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A simple method of investigating the electrolysis of Basic Copper Chloride (WSDTY) solution is described. The formation of the products of electrolyzing aqueous copper chloride is fully explained with the appropriate electrode equations. What are the products of the electrolysis of aqueous copper chloride solution?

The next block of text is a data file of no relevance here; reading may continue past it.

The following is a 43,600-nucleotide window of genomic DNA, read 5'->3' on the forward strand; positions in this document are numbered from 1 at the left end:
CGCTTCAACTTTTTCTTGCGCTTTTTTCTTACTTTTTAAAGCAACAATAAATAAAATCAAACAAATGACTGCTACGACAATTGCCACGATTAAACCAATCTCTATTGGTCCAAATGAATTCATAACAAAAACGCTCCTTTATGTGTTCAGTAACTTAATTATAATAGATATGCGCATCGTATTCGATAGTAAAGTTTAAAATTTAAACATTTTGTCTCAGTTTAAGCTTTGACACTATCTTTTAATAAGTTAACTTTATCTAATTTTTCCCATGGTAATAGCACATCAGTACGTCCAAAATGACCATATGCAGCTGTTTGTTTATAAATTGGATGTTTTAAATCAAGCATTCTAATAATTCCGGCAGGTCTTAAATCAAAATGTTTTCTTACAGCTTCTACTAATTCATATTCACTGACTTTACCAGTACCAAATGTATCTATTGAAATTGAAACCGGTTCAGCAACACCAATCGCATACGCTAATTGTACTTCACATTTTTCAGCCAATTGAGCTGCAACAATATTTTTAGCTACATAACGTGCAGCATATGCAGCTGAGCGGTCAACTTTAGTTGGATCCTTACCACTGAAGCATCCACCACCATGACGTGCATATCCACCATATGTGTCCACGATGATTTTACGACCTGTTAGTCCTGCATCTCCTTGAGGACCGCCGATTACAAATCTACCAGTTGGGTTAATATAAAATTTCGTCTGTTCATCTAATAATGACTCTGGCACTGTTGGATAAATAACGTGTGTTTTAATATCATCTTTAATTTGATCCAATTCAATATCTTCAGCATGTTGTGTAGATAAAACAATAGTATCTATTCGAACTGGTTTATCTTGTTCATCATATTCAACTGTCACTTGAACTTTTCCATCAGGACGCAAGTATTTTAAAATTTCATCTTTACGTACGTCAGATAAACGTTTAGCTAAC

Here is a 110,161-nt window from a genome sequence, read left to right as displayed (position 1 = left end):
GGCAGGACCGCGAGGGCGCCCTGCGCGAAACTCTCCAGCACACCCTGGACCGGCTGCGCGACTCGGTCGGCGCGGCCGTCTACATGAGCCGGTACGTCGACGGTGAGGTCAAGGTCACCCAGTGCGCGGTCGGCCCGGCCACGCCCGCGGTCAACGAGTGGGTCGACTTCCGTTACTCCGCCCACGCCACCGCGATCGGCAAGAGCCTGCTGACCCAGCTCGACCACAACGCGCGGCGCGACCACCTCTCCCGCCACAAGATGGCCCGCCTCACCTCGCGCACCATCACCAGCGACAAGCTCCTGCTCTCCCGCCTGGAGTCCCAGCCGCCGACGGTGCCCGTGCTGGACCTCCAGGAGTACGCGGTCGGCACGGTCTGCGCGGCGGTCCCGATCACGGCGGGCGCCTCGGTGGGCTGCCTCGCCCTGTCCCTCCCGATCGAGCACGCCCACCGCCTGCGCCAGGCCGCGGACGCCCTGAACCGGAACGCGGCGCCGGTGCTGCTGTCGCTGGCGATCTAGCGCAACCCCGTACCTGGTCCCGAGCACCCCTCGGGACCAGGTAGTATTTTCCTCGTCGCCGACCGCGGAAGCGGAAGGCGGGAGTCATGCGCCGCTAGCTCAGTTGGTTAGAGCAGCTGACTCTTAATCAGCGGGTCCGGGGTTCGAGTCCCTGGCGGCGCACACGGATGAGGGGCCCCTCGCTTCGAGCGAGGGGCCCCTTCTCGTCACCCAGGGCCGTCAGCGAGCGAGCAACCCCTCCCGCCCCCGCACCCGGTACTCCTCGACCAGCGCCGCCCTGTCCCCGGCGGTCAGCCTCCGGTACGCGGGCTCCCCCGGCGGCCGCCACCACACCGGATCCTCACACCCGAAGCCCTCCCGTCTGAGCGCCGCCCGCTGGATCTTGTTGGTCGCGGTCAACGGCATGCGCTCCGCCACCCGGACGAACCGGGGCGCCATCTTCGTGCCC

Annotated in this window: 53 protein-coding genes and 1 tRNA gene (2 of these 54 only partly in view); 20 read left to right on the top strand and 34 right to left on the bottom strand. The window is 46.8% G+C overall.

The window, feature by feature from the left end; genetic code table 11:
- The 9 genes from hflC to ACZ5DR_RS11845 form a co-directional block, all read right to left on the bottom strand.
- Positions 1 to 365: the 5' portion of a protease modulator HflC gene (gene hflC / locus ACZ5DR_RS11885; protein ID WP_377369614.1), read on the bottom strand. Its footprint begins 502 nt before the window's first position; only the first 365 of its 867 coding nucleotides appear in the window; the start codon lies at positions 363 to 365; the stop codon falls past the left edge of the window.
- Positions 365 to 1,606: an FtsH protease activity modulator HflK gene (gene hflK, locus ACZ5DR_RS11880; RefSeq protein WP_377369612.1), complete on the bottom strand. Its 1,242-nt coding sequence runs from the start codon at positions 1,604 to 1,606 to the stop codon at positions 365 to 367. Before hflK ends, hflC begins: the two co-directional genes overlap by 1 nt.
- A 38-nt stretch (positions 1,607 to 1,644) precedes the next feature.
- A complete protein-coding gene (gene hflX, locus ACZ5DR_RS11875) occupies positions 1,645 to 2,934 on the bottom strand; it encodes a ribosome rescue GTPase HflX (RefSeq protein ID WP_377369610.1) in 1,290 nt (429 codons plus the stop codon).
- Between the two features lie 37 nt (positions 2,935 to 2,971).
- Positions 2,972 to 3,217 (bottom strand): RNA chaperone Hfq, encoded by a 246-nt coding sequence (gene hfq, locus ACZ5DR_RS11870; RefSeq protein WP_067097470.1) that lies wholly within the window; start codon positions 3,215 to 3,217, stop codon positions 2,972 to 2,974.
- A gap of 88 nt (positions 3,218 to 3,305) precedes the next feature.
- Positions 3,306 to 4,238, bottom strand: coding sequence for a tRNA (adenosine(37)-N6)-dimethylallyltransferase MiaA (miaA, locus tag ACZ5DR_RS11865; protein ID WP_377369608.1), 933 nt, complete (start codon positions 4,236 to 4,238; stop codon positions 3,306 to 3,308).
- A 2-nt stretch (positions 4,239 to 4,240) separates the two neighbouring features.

Electrolysis (of copper chloride) is a way of splitting up (decomposition) of the compound (copper chloride) using electrical energy. The electrical energy comes from a d.c. (direct current) battery or power pack supply. A conducting liquid, containing ions, called the electrolyte (aqueous or molten sodium chloride), must contain the compound (copper chloride) that is being broken down. The electricity must flow through electrodes dipped into the electrolyte to complete the electrical circuit with the battery. Electrolysis can only happen when the circuit is complete, and electrical current (electricity) is flowing, then the products of electrolyzing aqueous copper(II) chloride solution is released on the electrode surfaces where they can be collected. Electrolysis always involves a flow of electrons in the external wires and electrodes and a flow of ions in the electrolyte and there is always a reduction at the negative cathode electrode (which attracts positive ions, cations) and an oxidation at the positive anode electrode (which attracts negative ions, anions) and it is the ions which are discharged to give the products. These revision notes on the electrolysis of copper chloride solution should prove useful for the new AQA chemistry, Edexcel chemistry & OCR chemistry GCSE (9–1, 9-5 & 5-1) science courses.

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